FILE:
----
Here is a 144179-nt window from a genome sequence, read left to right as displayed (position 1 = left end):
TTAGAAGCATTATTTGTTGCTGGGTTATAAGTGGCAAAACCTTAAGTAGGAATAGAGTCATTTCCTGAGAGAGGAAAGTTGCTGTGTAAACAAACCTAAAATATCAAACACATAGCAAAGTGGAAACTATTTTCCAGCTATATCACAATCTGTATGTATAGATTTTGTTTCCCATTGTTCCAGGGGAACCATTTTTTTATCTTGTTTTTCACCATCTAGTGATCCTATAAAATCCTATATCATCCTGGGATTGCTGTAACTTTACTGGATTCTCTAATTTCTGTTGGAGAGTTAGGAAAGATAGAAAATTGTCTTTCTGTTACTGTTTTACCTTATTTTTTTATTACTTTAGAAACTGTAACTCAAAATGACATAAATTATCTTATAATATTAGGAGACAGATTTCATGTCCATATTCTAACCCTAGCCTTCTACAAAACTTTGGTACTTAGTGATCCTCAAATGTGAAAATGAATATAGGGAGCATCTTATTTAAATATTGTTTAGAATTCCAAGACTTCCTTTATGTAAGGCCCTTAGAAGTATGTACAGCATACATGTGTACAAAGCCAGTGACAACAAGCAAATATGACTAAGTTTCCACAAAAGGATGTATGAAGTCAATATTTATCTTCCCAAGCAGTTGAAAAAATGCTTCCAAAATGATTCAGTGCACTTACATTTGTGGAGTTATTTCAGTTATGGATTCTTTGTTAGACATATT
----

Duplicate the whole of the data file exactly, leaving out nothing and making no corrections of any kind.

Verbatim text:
Here is a 144179-nt window from a genome sequence, read left to right as displayed (position 1 = left end):
TTAGAAGCATTATTTGTTGCTGGGTTATAAGTGGCAAAACCTTAAGTAGGAATAGAGTCATTTCCTGAGAGAGGAAAGTTGCTGTGTAAACAAACCTAAAATATCAAACACATAGCAAAGTGGAAACTATTTTCCAGCTATATCACAATCTGTATGTATAGATTTTGTTTCCCATTGTTCCAGGGGAACCATTTTTTTATCTTGTTTTTCACCATCTAGTGATCCTATAAAATCCTATATCATCCTGGGATTGCTGTAACTTTACTGGATTCTCTAATTTCTGTTGGAGAGTTAGGAAAGATAGAAAATTGTCTTTCTGTTACTGTTTTACCTTATTTTTTTATTACTTTAGAAACTGTAACTCAAAATGACATAAATTATCTTATAATATTAGGAGACAGATTTCATGTCCATATTCTAACCCTAGCCTTCTACAAAACTTTGGTACTTAGTGATCCTCAAATGTGAAAATGAATATAGGGAGCATCTTATTTAAATATTGTTTAGAATTCCAAGACTTCCTTTATGTAAGGCCCTTAGAAGTATGTACAGCATACATGTGTACAAAGCCAGTGACAACAAGCAAATATGACTAAGTTTCCACAAAAGGATGTATGAAGTCAATATTTATCTTCCCAAGCAGTTGAAAAAATGCTTCCAAAATGATTCAGTGCACTTACATTTGTGGAGTTATTTCAGTTATGGATTCTTTGTTAGACATATT